The Bad Season Makes the Poet Sad

By Robert Herrick 1591–1674 Robert Herrick
Dull to myself, and almost dead to these
My many fresh and fragrant mistresses;
Lost to all music now, since everything
Puts on the semblance here of sorrowing.
Sick is the land to th' heart, and doth endure
More dangerous faintings by her desp'rate cure.
But if that golden age would come again
And Charles here rule, as he before did reign;
If smooth and unperplex'd the seasons were
As when the sweet Maria lived here;
I should delight to have my curls half drown'd
In Tyrian dews, and head with roses crown'd.
And once more yet (ere I am laid out dead)
Knock at a star with my exalted head.

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Poet Robert Herrick 1591–1674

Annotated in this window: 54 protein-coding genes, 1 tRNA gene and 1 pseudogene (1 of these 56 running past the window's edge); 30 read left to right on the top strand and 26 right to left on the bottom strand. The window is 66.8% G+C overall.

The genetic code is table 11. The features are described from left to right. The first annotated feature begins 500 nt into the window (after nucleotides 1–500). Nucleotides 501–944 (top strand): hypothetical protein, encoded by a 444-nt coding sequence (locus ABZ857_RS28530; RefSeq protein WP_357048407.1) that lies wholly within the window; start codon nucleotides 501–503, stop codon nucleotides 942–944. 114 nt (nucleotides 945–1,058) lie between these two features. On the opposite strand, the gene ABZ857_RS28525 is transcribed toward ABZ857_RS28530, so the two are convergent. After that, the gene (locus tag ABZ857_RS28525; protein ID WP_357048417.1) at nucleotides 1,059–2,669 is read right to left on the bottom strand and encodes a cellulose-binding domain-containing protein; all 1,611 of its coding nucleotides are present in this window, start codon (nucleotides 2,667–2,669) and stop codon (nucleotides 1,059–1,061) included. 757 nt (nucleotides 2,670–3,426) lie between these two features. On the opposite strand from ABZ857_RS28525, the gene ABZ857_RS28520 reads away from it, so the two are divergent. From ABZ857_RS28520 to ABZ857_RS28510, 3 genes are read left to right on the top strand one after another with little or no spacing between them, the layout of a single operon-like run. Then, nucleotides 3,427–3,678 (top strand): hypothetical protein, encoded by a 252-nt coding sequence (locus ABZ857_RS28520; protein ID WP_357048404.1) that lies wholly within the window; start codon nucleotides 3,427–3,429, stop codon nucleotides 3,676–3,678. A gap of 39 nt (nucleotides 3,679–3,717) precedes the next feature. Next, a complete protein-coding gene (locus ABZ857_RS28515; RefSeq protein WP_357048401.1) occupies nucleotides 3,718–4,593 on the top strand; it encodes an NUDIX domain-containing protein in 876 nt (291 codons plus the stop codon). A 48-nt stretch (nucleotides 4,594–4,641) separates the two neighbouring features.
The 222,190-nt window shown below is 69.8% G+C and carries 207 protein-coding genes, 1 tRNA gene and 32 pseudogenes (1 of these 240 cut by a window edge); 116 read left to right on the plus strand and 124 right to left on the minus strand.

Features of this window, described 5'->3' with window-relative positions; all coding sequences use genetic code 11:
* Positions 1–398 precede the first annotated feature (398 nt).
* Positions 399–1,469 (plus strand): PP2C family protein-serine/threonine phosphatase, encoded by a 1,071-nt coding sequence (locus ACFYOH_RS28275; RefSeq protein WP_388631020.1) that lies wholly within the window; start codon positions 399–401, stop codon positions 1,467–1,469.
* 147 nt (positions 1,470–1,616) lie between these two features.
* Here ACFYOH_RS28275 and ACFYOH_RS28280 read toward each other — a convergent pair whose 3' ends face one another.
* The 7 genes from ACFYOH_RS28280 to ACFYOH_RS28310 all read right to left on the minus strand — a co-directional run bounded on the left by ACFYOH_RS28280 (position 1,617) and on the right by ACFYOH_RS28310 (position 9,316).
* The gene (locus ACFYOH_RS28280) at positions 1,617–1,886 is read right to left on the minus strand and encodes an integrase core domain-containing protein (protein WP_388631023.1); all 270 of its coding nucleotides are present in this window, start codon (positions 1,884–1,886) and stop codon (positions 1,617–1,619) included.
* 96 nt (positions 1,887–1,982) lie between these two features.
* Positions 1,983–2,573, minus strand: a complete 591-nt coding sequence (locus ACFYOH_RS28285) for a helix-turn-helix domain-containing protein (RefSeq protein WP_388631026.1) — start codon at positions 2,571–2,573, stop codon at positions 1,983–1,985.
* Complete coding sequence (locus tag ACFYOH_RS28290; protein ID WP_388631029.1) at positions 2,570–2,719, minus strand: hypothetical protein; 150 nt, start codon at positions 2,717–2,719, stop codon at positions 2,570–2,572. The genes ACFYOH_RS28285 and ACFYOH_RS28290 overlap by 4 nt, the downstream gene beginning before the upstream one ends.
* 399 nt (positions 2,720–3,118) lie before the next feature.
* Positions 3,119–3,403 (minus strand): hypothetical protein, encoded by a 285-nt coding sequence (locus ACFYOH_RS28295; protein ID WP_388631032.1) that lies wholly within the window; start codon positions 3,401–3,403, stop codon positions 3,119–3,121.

POET’S REGION England

Subjects Arts & Sciences, Living, Sorrow & Grieving, Social Commentaries, Poetry & Poets

Poetic Terms Couplet

 Robert  Herrick

Biography

Almost forgotten in the eighteenth century, and in the nineteenth century alternately applauded for his poetry’s lyricism and condemned for its “obscenities,” Robert Herrick is, in the latter half of the twentieth century, finally becoming recognized as one of the most accomplished nondramatic poets of his age. Long dismissed as merely a “minor poet” and, as a consequence, neglected or underestimated by scholars and critics, the . . .

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Poem Categorization

SUBJECT Arts & Sciences, Living, Sorrow & Grieving, Social Commentaries, Poetry & Poets

POET’S REGION England

Poetic Terms Couplet

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Originally appeared in Poetry magazine.

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